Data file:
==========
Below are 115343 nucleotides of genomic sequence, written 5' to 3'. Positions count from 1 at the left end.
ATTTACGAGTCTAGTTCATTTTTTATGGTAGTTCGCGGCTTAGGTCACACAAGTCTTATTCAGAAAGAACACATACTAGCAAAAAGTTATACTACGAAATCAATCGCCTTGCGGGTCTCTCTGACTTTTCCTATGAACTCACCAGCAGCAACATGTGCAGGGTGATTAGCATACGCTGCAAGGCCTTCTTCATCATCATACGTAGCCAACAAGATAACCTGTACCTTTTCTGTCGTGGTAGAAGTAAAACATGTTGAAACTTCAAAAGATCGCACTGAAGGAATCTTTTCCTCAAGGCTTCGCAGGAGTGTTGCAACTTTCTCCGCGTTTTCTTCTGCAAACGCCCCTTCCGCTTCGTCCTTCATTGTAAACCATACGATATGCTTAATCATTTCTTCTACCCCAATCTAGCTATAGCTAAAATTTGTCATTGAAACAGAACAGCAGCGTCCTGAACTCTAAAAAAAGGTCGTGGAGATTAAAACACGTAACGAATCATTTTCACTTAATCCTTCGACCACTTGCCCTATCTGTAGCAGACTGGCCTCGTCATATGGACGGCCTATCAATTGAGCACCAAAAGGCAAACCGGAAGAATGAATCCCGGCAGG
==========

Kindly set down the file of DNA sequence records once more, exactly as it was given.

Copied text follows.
Below are 115343 nucleotides of genomic sequence, written 5' to 3'. Positions count from 1 at the left end.
ATTTACGAGTCTAGTTCATTTTTTATGGTAGTTCGCGGCTTAGGTCACACAAGTCTTATTCAGAAAGAACACATACTAGCAAAAAGTTATACTACGAAATCAATCGCCTTGCGGGTCTCTCTGACTTTTCCTATGAACTCACCAGCAGCAACATGTGCAGGGTGATTAGCATACGCTGCAAGGCCTTCTTCATCATCATACGTAGCCAACAAGATAACCTGTACCTTTTCTGTCGTGGTAGAAGTAAAACATGTTGAAACTTCAAAAGATCGCACTGAAGGAATCTTTTCCTCAAGGCTTCGCAGGAGTGTTGCAACTTTCTCCGCGTTTTCTTCTGCAAACGCCCCTTCCGCTTCGTCCTTCATTGTAAACCATACGATATGCTTAATCATTTCTTCTACCCCAATCTAGCTATAGCTAAAATTTGTCATTGAAACAGAACAGCAGCGTCCTGAACTCTAAAAAAAGGTCGTGGAGATTAAAACACGTAACGAATCATTTTCACTTAATCCTTCGACCACTTGCCCTATCTGTAGCAGACTGGCCTCGTCATATGGACGGCCTATCAATTGAGCACCAAAAGGCAAACCGGAAGAATGAATCCCGGCAGG